Synchronised content takes visitors from a British airfield, over the North Sea and into the Netherlands. On landing, four Buttkicker LFE (low frequency effects) units installed below the four benches, come into action to give visitors a bumpy arrival, while a five-channel soundscape adds an extra level of immersion.
Visitors disembark into a chaotic battlefield scene.
All content is synchronised, encompasses a complex ±40 channel soundscape and plays on a 2 minute 15 second loop. This enables certain elements, such as a fireball or planes flying overhead, to link though the entire exhibition. The areas weren’t acoustically isolated so it also meant very loud audio could be used to dramatic effect without sound leakage causing problems. Sound design was handled by the spatial sound design specialists of Walvisnest, with audio played off solid state multitrack audio players from Cymatic, and delivered from a mix of Crown and Audac amplifiers; and Kef, Apart, Audac and Behringer loudspeakers.
After exiting the plane two BenQ projectors deliver content that depicts soldiers parachuting into the battlefield. “We deliberately made this content a little grittier and noisier,” says Leijdekkers. “We thought if we tried to make it realistic it would feel a bit cheap and artificial. It’s more like a suggestion of parachutes landing. A third projector is used to really subtle effect to simulate sunlight coming through trees and the shadows of planes flying over.”
The first area employs 10 loudspeakers including an array of ceiling-speakers to create a sensation of planes passing above. Lighting and audio is used to subtly encourage visitors to move to the next area with the room slowly darkening and soldiers’ voices urging their comrades to press forward.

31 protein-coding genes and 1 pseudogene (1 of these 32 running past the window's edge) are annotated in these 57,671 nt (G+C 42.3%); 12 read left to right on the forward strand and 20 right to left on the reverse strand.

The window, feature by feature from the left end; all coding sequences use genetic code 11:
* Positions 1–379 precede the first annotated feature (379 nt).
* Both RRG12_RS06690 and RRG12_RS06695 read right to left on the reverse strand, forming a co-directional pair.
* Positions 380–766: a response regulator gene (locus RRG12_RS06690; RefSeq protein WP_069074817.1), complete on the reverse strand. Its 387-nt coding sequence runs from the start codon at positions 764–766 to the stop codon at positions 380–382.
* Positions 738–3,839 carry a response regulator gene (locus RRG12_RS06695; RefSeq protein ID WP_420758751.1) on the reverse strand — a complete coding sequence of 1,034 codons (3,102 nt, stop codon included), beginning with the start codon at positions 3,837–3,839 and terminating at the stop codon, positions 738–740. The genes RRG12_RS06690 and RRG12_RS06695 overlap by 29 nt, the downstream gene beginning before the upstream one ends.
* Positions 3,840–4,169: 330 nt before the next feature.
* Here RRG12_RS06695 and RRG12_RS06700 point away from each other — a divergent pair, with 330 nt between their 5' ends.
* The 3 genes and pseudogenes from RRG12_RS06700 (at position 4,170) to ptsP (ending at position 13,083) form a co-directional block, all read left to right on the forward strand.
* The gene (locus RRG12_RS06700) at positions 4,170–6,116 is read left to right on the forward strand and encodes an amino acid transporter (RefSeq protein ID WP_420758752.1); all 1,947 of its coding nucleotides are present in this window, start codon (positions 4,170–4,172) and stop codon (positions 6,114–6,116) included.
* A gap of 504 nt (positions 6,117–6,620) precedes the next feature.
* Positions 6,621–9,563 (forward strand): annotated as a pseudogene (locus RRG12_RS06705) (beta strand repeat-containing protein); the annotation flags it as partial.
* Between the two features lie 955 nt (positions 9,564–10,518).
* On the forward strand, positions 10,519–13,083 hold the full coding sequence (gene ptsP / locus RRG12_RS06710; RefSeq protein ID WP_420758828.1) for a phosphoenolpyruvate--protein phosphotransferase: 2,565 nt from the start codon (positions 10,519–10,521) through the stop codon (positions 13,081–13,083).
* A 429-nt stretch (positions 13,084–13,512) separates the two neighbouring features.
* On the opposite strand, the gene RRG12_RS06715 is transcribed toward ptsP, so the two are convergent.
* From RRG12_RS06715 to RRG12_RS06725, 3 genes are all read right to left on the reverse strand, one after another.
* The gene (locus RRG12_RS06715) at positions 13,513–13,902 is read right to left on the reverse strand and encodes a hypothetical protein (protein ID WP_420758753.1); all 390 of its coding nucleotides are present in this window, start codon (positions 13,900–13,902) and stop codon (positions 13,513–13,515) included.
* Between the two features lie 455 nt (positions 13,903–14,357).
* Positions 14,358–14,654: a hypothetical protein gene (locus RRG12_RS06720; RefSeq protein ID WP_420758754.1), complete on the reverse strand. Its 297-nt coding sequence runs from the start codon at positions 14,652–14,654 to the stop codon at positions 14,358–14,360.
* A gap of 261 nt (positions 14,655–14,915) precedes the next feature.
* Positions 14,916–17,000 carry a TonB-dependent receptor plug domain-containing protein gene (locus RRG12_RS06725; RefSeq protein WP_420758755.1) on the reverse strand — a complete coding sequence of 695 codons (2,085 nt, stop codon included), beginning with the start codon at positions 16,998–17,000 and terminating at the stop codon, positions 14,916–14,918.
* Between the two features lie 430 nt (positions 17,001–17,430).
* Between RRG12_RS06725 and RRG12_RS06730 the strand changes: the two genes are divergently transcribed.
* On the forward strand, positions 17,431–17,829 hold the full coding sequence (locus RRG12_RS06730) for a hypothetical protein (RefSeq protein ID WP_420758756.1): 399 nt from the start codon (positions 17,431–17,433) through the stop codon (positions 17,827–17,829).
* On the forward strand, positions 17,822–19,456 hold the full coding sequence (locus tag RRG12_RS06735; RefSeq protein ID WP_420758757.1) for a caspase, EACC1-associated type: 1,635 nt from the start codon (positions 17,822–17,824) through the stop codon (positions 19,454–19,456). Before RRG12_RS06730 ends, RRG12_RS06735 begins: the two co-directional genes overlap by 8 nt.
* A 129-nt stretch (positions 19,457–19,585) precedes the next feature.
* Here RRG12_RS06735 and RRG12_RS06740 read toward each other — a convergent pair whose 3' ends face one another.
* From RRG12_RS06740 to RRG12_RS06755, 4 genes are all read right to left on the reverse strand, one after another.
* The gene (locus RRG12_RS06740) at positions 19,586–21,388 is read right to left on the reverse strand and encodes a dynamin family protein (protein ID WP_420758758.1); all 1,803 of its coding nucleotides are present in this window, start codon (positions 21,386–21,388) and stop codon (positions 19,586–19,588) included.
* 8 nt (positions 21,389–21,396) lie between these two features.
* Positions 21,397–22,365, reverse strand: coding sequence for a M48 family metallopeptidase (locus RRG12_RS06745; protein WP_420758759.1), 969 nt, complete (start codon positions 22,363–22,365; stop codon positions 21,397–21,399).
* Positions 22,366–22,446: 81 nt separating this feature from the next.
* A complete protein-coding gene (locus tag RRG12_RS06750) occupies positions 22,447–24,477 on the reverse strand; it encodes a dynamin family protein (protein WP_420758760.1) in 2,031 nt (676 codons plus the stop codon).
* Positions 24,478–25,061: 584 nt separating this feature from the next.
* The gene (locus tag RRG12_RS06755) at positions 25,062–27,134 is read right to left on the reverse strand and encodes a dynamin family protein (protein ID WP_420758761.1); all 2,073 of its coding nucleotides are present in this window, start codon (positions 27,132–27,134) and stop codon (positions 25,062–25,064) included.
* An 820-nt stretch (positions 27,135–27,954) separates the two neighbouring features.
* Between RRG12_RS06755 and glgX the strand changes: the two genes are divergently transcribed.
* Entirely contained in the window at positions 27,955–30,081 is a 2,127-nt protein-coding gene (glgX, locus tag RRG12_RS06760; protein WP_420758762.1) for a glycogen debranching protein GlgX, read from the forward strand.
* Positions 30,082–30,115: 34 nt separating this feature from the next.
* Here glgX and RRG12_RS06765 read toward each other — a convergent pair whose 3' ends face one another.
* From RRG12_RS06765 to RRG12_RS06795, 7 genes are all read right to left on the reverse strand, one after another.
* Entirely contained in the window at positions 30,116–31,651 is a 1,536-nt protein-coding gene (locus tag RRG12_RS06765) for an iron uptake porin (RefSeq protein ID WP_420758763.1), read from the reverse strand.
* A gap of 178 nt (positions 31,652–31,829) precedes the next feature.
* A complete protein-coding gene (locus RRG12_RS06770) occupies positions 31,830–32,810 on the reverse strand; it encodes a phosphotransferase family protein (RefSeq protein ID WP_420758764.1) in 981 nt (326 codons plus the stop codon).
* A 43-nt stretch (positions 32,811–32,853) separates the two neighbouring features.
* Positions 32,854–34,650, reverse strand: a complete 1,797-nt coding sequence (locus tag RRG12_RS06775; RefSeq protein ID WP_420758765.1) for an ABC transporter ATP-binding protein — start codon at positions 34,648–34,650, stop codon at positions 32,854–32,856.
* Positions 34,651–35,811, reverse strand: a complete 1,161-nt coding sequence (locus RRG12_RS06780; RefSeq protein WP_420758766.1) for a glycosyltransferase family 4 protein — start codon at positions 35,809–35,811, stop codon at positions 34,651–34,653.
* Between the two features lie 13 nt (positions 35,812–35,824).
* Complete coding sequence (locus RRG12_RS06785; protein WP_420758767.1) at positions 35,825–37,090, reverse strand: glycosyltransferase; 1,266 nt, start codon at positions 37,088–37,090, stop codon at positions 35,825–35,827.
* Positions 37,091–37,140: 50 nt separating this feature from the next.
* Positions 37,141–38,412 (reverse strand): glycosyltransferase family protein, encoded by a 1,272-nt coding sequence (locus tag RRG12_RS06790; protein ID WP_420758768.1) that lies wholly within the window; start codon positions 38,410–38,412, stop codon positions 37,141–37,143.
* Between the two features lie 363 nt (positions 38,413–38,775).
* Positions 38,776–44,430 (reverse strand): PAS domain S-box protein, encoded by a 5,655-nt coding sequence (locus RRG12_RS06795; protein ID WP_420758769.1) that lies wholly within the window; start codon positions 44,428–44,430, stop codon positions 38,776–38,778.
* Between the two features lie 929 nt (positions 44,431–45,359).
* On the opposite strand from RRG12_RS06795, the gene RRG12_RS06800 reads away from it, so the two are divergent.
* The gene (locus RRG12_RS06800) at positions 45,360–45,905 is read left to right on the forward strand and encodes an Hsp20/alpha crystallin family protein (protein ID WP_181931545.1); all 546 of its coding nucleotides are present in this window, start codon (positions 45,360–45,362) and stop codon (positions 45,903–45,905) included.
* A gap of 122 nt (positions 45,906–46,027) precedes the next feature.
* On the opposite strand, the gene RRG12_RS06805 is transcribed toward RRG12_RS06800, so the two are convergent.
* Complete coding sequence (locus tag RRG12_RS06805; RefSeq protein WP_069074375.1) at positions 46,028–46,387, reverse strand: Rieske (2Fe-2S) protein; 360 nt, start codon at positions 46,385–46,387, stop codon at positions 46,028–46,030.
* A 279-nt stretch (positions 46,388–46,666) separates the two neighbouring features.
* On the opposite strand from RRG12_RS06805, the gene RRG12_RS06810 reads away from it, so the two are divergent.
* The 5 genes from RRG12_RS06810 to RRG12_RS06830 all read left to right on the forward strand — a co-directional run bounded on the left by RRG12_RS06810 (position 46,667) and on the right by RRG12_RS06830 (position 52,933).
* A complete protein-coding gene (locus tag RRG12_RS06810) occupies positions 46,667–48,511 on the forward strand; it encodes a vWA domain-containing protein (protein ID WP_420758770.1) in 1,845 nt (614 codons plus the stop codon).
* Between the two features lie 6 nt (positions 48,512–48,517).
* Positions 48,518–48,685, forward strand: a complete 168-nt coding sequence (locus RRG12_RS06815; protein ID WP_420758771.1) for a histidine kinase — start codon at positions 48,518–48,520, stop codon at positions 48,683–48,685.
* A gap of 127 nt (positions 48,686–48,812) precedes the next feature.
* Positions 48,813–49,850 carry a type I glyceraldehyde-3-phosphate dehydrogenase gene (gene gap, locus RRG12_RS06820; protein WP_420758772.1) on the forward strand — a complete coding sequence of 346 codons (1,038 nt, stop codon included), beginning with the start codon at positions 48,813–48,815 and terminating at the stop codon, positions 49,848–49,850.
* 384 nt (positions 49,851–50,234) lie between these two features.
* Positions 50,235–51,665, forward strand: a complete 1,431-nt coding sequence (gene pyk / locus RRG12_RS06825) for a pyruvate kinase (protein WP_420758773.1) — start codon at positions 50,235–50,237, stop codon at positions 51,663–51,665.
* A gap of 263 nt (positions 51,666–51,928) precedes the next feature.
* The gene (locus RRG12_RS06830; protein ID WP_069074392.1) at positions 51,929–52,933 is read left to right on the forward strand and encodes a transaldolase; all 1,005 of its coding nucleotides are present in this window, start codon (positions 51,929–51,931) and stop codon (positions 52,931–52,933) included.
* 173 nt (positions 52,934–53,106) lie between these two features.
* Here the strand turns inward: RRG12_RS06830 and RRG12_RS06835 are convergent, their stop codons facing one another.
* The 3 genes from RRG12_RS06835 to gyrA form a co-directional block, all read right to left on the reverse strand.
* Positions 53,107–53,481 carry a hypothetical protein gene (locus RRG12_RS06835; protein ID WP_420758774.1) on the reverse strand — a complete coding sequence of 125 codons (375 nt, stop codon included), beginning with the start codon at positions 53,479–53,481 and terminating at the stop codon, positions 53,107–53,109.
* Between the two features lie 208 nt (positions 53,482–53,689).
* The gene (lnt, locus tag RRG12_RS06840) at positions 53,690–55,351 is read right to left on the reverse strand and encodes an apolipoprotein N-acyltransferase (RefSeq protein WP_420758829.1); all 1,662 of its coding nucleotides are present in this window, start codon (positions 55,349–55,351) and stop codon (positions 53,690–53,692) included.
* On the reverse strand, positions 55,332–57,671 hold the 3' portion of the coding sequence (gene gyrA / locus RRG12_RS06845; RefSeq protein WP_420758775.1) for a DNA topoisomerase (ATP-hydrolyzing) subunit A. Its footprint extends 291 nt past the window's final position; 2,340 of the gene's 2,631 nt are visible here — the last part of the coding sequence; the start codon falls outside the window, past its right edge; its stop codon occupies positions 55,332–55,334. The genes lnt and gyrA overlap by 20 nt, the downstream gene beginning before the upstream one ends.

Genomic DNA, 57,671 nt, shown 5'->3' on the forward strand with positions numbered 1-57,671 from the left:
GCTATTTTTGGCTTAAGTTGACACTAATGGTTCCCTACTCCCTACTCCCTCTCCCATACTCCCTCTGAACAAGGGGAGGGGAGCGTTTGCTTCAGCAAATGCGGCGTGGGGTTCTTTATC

In the next area Leijdekkers aimed for a “cinematic experience”. The walls are painted black and two Optoma projectors and one BenQ projector are used to display archive footage to depict optimistic soldiers moving on to Arnhem. The optimism quickly gives way to a much darker mood, reflected in the soundscape and images depicting the start of a fierce battle.
“These Optoma mini projectors are very small projectors and you would not normally use them to display images of the size they are here,” explains Leijdekkers. “But this is a very darkened area and we pair the images with synchronous lighting effects. We didn’t need powerful projectors; we did test with more powerful projectors, but when tuning light- and projection-levels we ended up wanting such a dimmed experience that only these small projectors ended up making sense. Moreover these mini-projectors were very easy to suspend from above, and are almost invisible to the audience.”